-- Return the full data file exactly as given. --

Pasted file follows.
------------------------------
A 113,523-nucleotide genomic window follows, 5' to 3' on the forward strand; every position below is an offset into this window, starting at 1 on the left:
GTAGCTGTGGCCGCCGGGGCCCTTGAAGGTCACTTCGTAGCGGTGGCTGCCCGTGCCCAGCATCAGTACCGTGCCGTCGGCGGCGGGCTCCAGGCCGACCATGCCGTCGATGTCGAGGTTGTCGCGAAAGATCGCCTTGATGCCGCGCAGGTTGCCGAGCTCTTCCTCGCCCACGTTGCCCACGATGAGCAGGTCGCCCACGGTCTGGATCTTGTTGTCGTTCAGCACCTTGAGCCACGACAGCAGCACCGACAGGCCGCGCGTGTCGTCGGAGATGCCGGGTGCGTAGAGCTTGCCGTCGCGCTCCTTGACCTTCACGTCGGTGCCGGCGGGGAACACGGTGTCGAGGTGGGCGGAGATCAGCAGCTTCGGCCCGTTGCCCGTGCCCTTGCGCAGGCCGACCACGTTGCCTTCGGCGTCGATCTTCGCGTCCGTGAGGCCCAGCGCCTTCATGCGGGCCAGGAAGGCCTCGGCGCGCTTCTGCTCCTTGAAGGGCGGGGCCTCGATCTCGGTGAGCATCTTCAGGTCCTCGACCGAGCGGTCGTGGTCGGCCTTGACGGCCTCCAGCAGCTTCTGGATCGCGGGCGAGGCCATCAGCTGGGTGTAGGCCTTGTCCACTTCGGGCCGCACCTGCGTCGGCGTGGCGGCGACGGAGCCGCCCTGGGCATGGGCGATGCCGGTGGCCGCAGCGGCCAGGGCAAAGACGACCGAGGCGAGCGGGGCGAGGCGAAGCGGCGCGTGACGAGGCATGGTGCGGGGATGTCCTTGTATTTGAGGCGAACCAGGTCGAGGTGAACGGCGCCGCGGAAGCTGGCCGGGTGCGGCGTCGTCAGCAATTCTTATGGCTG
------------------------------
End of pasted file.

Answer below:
A 113,523-nucleotide genomic window follows, 5' to 3' on the forward strand; every position below is an offset into this window, starting at 1 on the left:
GTAGCTGTGGCCGCCGGGGCCCTTGAAGGTCACTTCGTAGCGGTGGCTGCCCGTGCCCAGCATCAGTACCGTGCCGTCGGCGGCGGGCTCCAGGCCGACCATGCCGTCGATGTCGAGGTTGTCGCGAAAGATCGCCTTGATGCCGCGCAGGTTGCCGAGCTCTTCCTCGCCCACGTTGCCCACGATGAGCAGGTCGCCCACGGTCTGGATCTTGTTGTCGTTCAGCACCTTGAGCCACGACAGCAGCACCGACAGGCCGCGCGTGTCGTCGGAGATGCCGGGTGCGTAGAGCTTGCCGTCGCGCTCCTTGACCTTCACGTCGGTGCCGGCGGGGAACACGGTGTCGAGGTGGGCGGAGATCAGCAGCTTCGGCCCGTTGCCCGTGCCCTTGCGCAGGCCGACCACGTTGCCTTCGGCGTCGATCTTCGCGTCCGTGAGGCCCAGCGCCTTCATGCGGGCCAGGAAGGCCTCGGCGCGCTTCTGCTCCTTGAAGGGCGGGGCCTCGATCTCGGTGAGCATCTTCAGGTCCTCGACCGAGCGGTCGTGGTCGGCCTTGACGGCCTCCAGCAGCTTCTGGATCGCGGGCGAGGCCATCAGCTGGGTGTAGGCCTTGTCCACTTCGGGCCGCACCTGCGTCGGCGTGGCGGCGACGGAGCCGCCCTGGGCATGGGCGATGCCGGTGGCCGCAGCGGCCAGGGCAAAGACGACCGAGGCGAGCGGGGCGAGGCGAAGCGGCGCGTGACGAGGCATGGTGCGGGGATGTCCTTGTATTTGAGGCGAACCAGGTCGAGGTGAACGGCGCCGCGGAAGCTGGCCGGGTGCGGCGTCGTCAGCAATTCTTATGGCTG